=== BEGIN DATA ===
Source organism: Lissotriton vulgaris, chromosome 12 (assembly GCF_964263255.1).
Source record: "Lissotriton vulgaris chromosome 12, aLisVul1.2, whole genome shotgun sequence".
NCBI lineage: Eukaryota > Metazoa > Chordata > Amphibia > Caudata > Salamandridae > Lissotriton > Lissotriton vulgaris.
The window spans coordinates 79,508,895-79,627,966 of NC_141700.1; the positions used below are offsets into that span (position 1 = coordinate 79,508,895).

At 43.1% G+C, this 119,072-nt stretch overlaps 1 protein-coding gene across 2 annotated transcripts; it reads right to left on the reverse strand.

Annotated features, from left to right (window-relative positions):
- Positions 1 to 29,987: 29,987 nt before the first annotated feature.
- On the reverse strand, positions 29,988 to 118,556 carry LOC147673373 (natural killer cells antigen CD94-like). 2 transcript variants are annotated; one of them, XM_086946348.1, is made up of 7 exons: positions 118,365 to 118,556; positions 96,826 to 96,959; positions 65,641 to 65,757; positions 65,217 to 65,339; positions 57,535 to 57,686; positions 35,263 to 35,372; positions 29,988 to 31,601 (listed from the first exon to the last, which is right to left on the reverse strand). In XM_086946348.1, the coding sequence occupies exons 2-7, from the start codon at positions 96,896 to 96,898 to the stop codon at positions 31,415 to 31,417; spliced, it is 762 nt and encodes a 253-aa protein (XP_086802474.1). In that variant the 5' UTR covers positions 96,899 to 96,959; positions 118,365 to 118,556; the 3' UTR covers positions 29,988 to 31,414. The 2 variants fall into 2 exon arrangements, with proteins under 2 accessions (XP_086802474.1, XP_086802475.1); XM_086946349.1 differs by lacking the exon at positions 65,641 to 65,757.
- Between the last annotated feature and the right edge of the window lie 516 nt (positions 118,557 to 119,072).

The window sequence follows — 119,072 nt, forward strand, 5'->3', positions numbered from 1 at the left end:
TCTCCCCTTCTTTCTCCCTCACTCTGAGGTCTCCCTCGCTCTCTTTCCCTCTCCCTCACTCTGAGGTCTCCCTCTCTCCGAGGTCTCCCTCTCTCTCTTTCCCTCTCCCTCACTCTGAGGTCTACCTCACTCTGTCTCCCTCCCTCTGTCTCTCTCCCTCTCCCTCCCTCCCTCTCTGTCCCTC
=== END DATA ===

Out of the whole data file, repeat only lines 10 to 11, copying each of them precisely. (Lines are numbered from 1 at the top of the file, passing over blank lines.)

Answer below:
The window sequence follows — 119,072 nt, forward strand, 5'->3', positions numbered from 1 at the left end:
TCTCCCCTTCTTTCTCCCTCACTCTGAGGTCTCCCTCGCTCTCTTTCCCTCTCCCTCACTCTGAGGTCTCCCTCTCTCCGAGGTCTCCCTCTCTCTCTTTCCCTCTCCCTCACTCTGAGGTCTACCTCACTCTGTCTCCCTCCCTCTGTCTCTCTCCCTCTCCCTCCCTCCCTCTCTGTCCCTC